In French, that translates to “Les Miserables.”
At least they mixed up their brand of misery Saturday at Citizens Bank Park?
Oh, the Mets lost yet again, 5-3 to Joe Girardi’s Phillies at their former happy place, to fall 1 ½ games out of the division penthouse. That’s three straight defeats, six in seven tries and 8 of 10. Yeesh.
Yet after a lifeless first 17 innings of this crucial series, the Mets woke up in the top of the ninth by slamming three straight solo homers (Michael Conforto, Jonathan Villar and James McCann) and bringing the go-ahead run to the plate with one out, only for new Philadelphia closer Ian Kennedy to put out the fire by striking out Pete Alonso and J.D. Davis.
After the game, manager Luis Rojas said, “We’ve got to win tomorrow,” and that’s a heck of a mandate to put on this series finale against old pal and new All-Star Zack Wheeler.
More than anything, these Mets, the trade deadline past them and neither Jacob deGrom nor Francisco Lindor anywhere close to returning, need to rediscover their joy for the game that emerged for a glimpse before the Mets’ all-time record at CBP fell to 87-77 (thanks to Ultimate Mets Database for that tidbit).
That assignment falls on Rojas as well as his veteran players.
“There has to be a sense of urgency,” McCann acknowledged.
The late rally shed new light on the decision by Rojas to stick as long as he did with his rookie starting pitcher Tylor Megill, who, after a strong first four innings, started the fifth by surrendering a 437-foot homer to Brad Miller, breaking the scoreless tie, then allowing two of the next three batters to reach base safely. Odubel Herrera then smoked a first-pitch fastball 434 feet into the second deck in right-center, putting his guys up by a 4-0 margin and punctuating his power display with a beautiful bat flip; the Phillies, winners of seven straight, are having fun, unlike their foes.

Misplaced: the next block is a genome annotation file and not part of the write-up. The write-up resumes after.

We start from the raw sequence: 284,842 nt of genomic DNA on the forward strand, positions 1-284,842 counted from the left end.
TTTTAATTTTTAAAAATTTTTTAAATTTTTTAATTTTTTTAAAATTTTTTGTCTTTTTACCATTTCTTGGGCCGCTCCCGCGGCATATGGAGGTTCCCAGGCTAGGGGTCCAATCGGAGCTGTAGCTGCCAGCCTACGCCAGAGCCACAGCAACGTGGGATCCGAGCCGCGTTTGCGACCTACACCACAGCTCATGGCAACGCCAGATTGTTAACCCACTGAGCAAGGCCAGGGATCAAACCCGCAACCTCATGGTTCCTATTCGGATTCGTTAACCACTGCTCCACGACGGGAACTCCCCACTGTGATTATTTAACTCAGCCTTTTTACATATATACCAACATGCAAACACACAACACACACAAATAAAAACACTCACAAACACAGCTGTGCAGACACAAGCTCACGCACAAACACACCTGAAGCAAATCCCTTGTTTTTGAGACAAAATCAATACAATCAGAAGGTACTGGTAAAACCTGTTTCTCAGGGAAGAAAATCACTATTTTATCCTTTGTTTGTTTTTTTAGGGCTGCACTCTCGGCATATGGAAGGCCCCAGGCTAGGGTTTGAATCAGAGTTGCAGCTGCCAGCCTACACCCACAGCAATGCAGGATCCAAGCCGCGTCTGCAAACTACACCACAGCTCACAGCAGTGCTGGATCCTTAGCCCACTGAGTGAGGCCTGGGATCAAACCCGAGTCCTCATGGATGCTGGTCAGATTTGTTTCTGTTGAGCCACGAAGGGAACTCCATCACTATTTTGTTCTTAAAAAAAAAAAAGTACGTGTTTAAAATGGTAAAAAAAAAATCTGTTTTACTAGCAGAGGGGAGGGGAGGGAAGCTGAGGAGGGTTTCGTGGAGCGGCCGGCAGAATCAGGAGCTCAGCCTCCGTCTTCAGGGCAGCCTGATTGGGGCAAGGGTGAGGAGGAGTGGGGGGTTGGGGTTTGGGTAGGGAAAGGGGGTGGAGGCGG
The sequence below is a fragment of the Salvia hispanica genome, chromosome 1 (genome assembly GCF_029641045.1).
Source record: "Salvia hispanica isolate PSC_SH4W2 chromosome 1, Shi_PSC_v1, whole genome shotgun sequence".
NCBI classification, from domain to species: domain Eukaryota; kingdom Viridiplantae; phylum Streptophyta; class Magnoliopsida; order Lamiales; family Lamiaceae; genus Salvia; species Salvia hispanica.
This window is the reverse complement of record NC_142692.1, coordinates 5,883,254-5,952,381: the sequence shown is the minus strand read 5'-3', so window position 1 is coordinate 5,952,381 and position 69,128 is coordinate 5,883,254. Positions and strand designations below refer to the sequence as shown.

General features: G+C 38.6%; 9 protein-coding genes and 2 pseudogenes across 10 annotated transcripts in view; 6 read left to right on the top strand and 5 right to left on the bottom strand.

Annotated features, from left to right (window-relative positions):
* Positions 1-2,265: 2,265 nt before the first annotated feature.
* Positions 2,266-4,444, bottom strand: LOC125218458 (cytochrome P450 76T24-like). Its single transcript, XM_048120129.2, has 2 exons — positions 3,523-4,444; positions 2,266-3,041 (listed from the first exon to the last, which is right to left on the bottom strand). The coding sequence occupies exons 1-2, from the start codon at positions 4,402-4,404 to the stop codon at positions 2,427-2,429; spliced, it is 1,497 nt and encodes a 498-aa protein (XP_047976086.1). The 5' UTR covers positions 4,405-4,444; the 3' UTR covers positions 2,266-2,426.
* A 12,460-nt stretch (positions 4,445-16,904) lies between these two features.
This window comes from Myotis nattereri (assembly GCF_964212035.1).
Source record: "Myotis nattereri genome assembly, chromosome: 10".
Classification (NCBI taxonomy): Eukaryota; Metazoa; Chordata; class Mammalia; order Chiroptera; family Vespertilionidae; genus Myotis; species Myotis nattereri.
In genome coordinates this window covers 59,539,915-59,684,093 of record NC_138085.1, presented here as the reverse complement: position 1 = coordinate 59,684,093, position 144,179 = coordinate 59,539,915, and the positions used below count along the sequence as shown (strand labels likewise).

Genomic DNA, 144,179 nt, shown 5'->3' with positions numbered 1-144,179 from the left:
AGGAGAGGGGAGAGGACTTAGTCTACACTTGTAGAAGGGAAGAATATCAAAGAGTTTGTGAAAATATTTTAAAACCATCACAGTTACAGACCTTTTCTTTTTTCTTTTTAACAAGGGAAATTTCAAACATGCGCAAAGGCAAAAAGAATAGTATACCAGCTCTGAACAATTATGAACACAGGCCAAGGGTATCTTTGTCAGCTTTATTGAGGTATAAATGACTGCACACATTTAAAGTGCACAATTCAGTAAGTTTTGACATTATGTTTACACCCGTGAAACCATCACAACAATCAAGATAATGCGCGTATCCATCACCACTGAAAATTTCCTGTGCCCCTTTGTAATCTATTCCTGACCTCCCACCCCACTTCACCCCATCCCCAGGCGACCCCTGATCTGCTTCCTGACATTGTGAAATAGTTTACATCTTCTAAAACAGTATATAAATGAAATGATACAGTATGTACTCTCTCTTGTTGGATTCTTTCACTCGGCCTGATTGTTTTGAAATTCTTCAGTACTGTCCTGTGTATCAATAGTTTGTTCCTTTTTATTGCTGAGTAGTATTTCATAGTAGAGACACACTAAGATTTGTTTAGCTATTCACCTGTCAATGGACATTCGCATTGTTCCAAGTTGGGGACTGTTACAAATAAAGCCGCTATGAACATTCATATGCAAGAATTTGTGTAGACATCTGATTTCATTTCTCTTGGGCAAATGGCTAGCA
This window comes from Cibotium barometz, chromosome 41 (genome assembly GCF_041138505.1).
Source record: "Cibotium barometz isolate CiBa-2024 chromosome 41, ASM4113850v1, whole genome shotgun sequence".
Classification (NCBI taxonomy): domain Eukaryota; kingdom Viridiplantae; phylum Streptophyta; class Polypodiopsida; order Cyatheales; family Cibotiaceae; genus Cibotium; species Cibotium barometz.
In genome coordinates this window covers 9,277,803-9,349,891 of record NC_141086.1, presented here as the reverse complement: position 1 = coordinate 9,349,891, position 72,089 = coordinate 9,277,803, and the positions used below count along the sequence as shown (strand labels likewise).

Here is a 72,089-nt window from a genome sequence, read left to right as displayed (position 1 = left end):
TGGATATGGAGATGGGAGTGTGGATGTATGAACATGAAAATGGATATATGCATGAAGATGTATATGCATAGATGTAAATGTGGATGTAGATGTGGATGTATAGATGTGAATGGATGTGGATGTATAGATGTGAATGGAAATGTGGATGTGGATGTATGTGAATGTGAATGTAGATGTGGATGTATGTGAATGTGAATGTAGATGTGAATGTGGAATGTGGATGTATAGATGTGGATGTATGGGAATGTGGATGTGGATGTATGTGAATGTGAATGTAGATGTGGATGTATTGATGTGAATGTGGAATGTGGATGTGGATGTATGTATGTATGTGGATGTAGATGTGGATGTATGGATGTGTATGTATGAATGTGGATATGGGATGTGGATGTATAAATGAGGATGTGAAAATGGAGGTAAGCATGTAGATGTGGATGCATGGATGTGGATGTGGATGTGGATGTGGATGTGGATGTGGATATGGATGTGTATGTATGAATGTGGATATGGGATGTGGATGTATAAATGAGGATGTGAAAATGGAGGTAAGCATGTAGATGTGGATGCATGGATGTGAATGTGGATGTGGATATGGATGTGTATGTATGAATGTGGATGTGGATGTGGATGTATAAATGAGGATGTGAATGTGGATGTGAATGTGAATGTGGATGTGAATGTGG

“He only had given up one run at the time,” Rojas said of Megill. “He was throwing the ball really good throughout the game. For me, he’s getting out of that inning. I don’t think the kid was gassed, necessarily.”
Eh. The fifth inning sure seems like Megill’s nemesis; the right-hander’s fifth-inning ERA now stands at 11.57.
Maybe the Mets’ manager got punch-drunk from watching his hitters do so little. Rojas understandably stacked his starting lineup with righty bats, leadoff guy Brandon Nimmo the lone exception, to go after Philadelphia southpaw starter Ranger Suarez. But Suarez proceeded to hold that group hitless (with three walks) through his 2 ²/₃ innings — at which point Girardi pivoted to righty rookie J.D. Hammer, who scattered two hits while picking up eight outs. So it went for the Mets, until their dead-cat bounce in the ninth. It proved fitting that Kennedy fanned both Alonso and Davis on fastballs, the club’s downfall of late.
“Throughout the game, we had a bunch of swings and misses on fastballs,” Rojas said. “That’s the pitch we’ve got to be ready for all of the time.”
So it goes for these guys, who have 52 games left to pick up their energy, start showing more fight — earlier and more consistently — and win back the goodwill they had captured in their first half.
“Baseball season’s not easy,” Rojas said, echoing sentiments that he said were voiced by some of his players in the clubhouse after the game. “Nobody expected it to be easy.”
Even in the toughest times, though, the Mets have to make baseball season fun. At the moment, they are failing miserably.